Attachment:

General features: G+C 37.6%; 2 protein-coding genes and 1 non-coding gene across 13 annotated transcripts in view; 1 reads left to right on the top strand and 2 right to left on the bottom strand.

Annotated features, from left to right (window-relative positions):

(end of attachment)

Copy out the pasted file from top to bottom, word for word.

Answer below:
General features: G+C 37.6%; 2 protein-coding genes and 1 non-coding gene across 13 annotated transcripts in view; 1 reads left to right on the top strand and 2 right to left on the bottom strand.

Annotated features, from left to right (window-relative positions):